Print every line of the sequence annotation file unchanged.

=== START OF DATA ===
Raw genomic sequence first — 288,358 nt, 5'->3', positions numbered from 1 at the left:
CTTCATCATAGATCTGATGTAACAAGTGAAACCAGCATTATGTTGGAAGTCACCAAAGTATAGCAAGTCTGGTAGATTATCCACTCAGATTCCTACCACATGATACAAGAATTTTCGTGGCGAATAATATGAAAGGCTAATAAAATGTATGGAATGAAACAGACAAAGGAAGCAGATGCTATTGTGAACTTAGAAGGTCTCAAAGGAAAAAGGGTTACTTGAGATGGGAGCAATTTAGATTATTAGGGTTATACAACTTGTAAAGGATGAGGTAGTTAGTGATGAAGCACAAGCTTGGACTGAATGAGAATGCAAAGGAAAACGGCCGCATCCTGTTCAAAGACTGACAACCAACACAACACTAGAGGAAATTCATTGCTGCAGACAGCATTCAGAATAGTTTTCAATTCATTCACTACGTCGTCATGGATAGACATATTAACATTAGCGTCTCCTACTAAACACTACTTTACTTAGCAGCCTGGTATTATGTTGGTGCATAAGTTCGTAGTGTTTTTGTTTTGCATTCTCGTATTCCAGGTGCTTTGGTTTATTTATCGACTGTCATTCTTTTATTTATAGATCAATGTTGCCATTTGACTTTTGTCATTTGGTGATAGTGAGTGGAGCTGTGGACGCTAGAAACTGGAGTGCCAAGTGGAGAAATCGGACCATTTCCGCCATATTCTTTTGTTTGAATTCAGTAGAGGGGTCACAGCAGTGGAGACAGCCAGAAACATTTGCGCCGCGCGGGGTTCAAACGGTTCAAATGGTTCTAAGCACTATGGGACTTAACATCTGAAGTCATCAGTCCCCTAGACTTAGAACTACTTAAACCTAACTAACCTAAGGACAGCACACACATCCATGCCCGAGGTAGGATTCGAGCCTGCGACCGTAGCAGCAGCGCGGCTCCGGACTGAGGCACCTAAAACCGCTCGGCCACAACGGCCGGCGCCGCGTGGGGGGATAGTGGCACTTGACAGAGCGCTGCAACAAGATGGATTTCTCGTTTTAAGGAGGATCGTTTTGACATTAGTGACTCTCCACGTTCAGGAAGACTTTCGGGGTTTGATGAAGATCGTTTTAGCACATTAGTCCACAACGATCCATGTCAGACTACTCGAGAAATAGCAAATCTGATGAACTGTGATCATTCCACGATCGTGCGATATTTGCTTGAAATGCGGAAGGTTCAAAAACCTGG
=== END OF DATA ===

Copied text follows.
Raw genomic sequence first — 288,358 nt, 5'->3', positions numbered from 1 at the left:
CTTCATCATAGATCTGATGTAACAAGTGAAACCAGCATTATGTTGGAAGTCACCAAAGTATAGCAAGTCTGGTAGATTATCCACTCAGATTCCTACCACATGATACAAGAATTTTCGTGGCGAATAATATGAAAGGCTAATAAAATGTATGGAATGAAACAGACAAAGGAAGCAGATGCTATTGTGAACTTAGAAGGTCTCAAAGGAAAAAGGGTTACTTGAGATGGGAGCAATTTAGATTATTAGGGTTATACAACTTGTAAAGGATGAGGTAGTTAGTGATGAAGCACAAGCTTGGACTGAATGAGAATGCAAAGGAAAACGGCCGCATCCTGTTCAAAGACTGACAACCAACACAACACTAGAGGAAATTCATTGCTGCAGACAGCATTCAGAATAGTTTTCAATTCATTCACTACGTCGTCATGGATAGACATATTAACATTAGCGTCTCCTACTAAACACTACTTTACTTAGCAGCCTGGTATTATGTTGGTGCATAAGTTCGTAGTGTTTTTGTTTTGCATTCTCGTATTCCAGGTGCTTTGGTTTATTTATCGACTGTCATTCTTTTATTTATAGATCAATGTTGCCATTTGACTTTTGTCATTTGGTGATAGTGAGTGGAGCTGTGGACGCTAGAAACTGGAGTGCCAAGTGGAGAAATCGGACCATTTCCGCCATATTCTTTTGTTTGAATTCAGTAGAGGGGTCACAGCAGTGGAGACAGCCAGAAACATTTGCGCCGCGCGGGGTTCAAACGGTTCAAATGGTTCTAAGCACTATGGGACTTAACATCTGAAGTCATCAGTCCCCTAGACTTAGAACTACTTAAACCTAACTAACCTAAGGACAGCACACACATCCATGCCCGAGGTAGGATTCGAGCCTGCGACCGTAGCAGCAGCGCGGCTCCGGACTGAGGCACCTAAAACCGCTCGGCCACAACGGCCGGCGCCGCGTGGGGGGATAGTGGCACTTGACAGAGCGCTGCAACAAGATGGATTTCTCGTTTTAAGGAGGATCGTTTTGACATTAGTGACTCTCCACGTTCAGGAAGACTTTCGGGGTTTGATGAAGATCGTTTTAGCACATTAGTCCACAACGATCCATGTCAGACTACTCGAGAAATAGCAAATCTGATGAACTGTGATCATTCCACGATCGTGCGATATTTGCTTGAAATGCGGAAGGTTCAAAAACCTGG